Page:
Hydraulic hoses are made of reinforced rubber or thermoplastic and used to transport fluid in a fluid power system. They are typically reinforced with layers of braded wire to withstand the pressure in a hydraulic system.
Sizing is a primary factor when selecting a hose. If the inside diameter (I.D.) of a hydraulic hose is too small there could be pressure losses, creating excessive flow rate and generating heat which can damage the inner tube of the hose due to flow erosion. This can ultimately cause hose failure, along with clogged filters, pumps, valves and damage to seals. Additionally, if the I.D. is too large the fluid volume will exceed the work required for the equipment and make it difficult to route the hose in the allotted space.
1. Hydraulic Hose Inside Diameter
Hydraulic hose sizes are specified on the I.D. of the hose. For example, a 1/2” hose is designated as 1/2” or 0.5” in terms of decimal. For most common hydraulic hoses, the I.D. is in 1/16” increments known as the dash size. Therefore, in the example of 1/2” ID hose it is designated as –8, from the numerator of 1/2” equaling 8/16”, and a 2” hose would be 32/16 designated as –32, and so on. There are some exceptions to dash size designation such as SAE J51, 100R5, 100R14 and J2064. The table below shows designated dash sizes for standard and SAE hose I.D.
It’s important to note that the inside diameter of the hydraulic hose must be sufficient to maintain minimum pressure loss and to avoid damage that may be caused by the generation of heat or extreme turbulent flow. To determine the replacement hose ID for an existing hose assembly, read the lay line printed on the side of the original hose. If the hydraulic hose lay line is not legible on the original hose, it must be cut in order to measure the inside diameter to determine the replacement.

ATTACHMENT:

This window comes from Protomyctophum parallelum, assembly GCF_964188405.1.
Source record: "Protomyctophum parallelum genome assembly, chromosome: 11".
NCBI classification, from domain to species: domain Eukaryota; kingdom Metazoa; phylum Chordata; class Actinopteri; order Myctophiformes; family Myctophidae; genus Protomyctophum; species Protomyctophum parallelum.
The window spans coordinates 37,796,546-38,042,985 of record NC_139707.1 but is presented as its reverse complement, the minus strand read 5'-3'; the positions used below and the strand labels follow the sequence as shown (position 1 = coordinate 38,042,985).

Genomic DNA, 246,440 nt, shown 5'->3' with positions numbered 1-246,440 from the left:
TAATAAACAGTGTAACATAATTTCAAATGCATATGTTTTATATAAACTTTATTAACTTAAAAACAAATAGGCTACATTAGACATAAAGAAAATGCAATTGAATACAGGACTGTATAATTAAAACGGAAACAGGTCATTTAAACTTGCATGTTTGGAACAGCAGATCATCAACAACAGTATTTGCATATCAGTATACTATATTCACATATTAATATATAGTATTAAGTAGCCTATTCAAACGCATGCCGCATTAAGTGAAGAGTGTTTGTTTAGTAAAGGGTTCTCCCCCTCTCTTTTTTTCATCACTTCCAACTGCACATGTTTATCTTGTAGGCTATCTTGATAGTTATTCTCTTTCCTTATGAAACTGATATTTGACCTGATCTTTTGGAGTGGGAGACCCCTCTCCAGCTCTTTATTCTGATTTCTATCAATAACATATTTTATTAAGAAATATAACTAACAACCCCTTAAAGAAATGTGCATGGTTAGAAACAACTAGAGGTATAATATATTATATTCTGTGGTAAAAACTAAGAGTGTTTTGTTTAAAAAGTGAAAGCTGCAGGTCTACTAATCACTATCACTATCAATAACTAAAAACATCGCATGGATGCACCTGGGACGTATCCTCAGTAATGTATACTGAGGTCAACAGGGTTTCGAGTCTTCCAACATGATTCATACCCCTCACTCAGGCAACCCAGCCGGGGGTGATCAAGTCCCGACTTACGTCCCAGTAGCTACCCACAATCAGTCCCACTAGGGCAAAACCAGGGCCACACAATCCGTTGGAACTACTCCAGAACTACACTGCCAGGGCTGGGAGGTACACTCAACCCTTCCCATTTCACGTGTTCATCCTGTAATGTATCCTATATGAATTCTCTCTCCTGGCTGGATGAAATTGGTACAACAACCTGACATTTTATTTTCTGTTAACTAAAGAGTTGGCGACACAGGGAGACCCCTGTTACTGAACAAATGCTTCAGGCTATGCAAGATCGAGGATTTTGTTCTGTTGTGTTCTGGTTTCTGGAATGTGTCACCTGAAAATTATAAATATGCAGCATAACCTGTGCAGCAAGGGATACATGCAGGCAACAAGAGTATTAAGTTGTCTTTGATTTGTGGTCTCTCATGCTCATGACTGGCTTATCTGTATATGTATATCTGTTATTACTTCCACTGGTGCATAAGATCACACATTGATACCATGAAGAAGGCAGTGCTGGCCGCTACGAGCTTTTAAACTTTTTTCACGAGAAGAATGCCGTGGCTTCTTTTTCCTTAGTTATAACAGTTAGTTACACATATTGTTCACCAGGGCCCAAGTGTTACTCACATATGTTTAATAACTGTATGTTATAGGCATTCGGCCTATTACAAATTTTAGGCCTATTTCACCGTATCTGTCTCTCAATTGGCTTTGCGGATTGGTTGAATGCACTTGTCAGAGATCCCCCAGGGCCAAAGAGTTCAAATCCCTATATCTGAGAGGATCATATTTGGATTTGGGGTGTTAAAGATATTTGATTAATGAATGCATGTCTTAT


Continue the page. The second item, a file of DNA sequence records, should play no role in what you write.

The cut length for a hose assembly is calculated by subtracting the cut-off factor (distance from the bottom of the ferrule or collar to the end of the fitting or internal sealing surface).
Source: Tribute, Inc.
2. Hydraulic Hose Outer Diameter
Hydraulic hose outer diameter (O.D.) can also be a critical factor when using hose routing clamps or routing hoses through bulkheads. The hose O.D. can vary, so it’s best to check a hydraulic fittings size chart for the proper hose O.D. to match the fitting being used.
The O.D. of hydraulic hose comprises the entire cross-section of the hose. The O.D. does not have a direct impact on the system’s pressure flow or loss calculations, though it must fit within the allotted space for the assembly.
3. Hydraulic Hose Length
The length of a hydraulic hose is the maximum distance between the two end points of the hose, measured from the end of one fitting to the end of the next. In other words, the entire hose assembly (see above diagram). Once the fittings are crimped, there may be a little stretch in the hose, but if you’re within a quarter inch you’re still good.
Be sure to consider the hose length when calculating system pressure requirements. Keep in mind: as the hose length increases, the friction losses between the fluid and the inner surface of the hose also increases, which can reduce pressure inside the system, known as pressure drop. Using a slightly larger hydraulic hose I.D. will help reduce pressure loss.
4. Hydraulic Hose Flow Rate
When sizing the hydraulic hose for proper performance, be sure to understand the flow rate of the fluid moving within the system. The flow rate in the hose is conveyed in either gallons per minute (or liters per minute) or velocity in feet per second (or meters per second). The maximum flow rate for the system is primarily determined from the pump rating. Pump rating data is usually in the pump system specifications, on the manufacturer’s tag or the manufacturer’s catalog.
Once the system maximum flow rate is established, use a nomogram to determine the appropriate selection of hose size to ensure the durability and performance for the required flow.
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